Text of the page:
Why yes, yes I did just squeeze chocolate milk from my son’s drink box into my coffee. Yes, he is drinking chocolate milk for breakfast. We, um, ran out of milk yesterday. Not just skim milk or 2%, but all of it. Out completely. I somehow managed to take my son to the zoo, cook dinner for the next three nights, turn out two loads of laundry and race off to a work function. But I completely failed to remember we were out of milk.
Oh, it gets worse. In the pantry, I’ve scared up a couple drink boxes of organic milk that inexplicably require no refrigeration. The chocolate ones are a treat we restock regularly. The white one must have been leftover from Super Storm Sandy, back when I laid in non-perishables. A relic of the days when I was an attentive mother. Apparently, those do have an eventual expiration. Thank God I tried to pilfer milk from the Robin’s cup first, and noticed the white milk tumbling out in chunks. It is enough to make me vegan.
Has it really come to this?
Last week was a big end-of-year potluck at Robin’s Preschool. I have coordinated the last two class potlucks, so I was almost relieved to have a conflict for this one. Still I was able to swing a work-at-home day so I could at least catch the Preschool Show before slipping off to an evening computer class. I could kiss my boys, see Robin’s turn in the Orange Room skit and pass off the family dish.
I brought baked beans. Not homemade. Not even organic. At 4:45 that day, I opened two large cans of Bush’s beans and dumped them into a covered dish just before powering down the laptop and driving up to school to meet the family for the 5pm show. Two pounds of canned goods from the Acme. A heaping Corningware dish of processed food, one of Robin’s favorites.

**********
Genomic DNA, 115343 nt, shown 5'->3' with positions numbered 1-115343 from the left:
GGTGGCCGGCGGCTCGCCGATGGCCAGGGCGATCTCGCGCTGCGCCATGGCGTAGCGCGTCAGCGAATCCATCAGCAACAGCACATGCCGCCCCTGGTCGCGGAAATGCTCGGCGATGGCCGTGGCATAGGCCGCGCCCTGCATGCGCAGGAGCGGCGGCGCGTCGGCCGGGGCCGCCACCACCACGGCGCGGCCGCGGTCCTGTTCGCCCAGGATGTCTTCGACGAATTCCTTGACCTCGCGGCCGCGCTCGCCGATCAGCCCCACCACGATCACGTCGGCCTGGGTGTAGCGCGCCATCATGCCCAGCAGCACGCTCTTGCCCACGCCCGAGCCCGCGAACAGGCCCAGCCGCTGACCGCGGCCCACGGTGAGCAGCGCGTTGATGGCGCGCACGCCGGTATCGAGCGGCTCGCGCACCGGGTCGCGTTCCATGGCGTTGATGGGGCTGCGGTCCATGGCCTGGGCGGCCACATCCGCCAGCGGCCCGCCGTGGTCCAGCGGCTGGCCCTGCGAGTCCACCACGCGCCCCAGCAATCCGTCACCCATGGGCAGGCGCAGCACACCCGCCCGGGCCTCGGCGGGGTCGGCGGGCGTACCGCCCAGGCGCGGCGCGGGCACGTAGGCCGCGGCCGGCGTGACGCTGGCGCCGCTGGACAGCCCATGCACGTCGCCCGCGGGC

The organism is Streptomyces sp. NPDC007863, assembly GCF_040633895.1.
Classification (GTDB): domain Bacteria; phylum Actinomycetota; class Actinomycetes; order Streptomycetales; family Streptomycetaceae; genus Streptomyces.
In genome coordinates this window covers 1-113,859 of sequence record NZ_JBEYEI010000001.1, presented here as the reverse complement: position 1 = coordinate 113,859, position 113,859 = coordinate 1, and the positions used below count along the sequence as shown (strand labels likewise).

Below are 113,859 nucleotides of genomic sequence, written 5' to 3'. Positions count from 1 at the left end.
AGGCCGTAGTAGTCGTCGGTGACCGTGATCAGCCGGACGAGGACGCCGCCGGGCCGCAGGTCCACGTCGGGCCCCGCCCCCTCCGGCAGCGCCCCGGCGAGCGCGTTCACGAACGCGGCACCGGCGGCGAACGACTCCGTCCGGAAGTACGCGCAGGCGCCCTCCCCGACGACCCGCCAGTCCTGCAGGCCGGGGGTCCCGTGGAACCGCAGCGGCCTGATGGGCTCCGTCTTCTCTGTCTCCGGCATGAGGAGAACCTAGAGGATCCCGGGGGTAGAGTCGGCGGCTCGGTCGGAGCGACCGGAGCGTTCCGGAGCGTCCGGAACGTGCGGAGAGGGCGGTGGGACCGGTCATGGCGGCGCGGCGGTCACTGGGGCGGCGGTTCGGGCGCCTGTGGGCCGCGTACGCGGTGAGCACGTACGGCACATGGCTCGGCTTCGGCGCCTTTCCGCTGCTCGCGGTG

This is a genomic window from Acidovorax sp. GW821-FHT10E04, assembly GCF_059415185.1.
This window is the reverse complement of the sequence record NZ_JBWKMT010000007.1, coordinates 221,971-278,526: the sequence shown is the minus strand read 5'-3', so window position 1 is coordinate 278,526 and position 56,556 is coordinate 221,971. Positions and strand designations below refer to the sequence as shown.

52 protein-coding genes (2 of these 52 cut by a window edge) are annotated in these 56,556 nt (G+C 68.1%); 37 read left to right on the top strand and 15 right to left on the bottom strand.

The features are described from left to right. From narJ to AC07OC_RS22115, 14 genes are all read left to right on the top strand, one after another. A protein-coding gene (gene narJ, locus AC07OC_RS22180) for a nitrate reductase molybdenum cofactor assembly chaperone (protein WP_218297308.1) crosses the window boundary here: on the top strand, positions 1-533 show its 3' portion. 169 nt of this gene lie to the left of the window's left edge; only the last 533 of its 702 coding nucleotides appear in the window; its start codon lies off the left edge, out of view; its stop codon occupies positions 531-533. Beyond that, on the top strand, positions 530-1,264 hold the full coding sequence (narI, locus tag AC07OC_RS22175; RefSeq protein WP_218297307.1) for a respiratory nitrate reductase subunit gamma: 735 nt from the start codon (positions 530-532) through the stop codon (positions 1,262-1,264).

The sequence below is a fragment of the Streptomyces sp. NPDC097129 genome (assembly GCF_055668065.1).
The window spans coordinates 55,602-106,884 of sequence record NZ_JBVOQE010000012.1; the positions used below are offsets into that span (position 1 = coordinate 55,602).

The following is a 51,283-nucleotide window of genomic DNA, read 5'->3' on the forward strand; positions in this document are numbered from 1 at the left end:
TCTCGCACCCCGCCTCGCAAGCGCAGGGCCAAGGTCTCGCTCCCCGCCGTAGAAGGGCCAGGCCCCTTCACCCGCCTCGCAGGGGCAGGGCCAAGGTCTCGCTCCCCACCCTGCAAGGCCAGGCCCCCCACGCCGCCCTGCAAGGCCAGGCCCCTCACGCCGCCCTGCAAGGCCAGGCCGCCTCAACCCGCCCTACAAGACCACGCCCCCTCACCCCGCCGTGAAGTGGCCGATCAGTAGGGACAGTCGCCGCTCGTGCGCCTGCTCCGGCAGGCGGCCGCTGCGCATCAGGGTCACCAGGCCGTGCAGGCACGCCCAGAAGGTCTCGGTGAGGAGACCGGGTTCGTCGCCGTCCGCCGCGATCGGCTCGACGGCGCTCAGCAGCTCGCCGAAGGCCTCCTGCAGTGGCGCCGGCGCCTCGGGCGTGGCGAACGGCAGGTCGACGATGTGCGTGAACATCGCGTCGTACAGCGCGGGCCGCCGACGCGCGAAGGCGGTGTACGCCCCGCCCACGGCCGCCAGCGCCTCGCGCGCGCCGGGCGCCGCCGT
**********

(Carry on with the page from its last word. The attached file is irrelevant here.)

In the last three years I have carted crock pots of homemade veggie chili to school, sent fresh baked apple muffins for birthdays–sweetened with honey, not sugar. I’ve made my grandma’s halushka for a family heritage lunch and turned out a small vegan batch for a classmate with dietary restrictions. I’ve carved cantaloupes and frosted sugar cookies to share, steamed epic amounts of broccoli that rendered the car interior noxious on the short drive to school. I’ve lost countless markers and plastic serving spoons in the process.
I chuckled to myself at a potluck a couple years back when a parent who had signed up to bring macaroni and cheese walked in with a crock full of Kraft. But you know what? It went! The bowl was picked clean while my homemade hummus crusted over on a table nearby.
I’d like to say it was this sort of pragmatism that motivated me. But really, I am just lazy and willing to surrender to LCD eating now and then. Beans please the masses, as evidenced by the nearly empty bowl I found waiting for me in the kitchen when I returned from class. As I scraped the leftovers into a container and lifted the spoon to lick it, I was horrified to notice the chunks of meat. Apparently in my haste, I didn’t even have the decency to read the label and select vegetarian beans.
Call me Mother of the Year.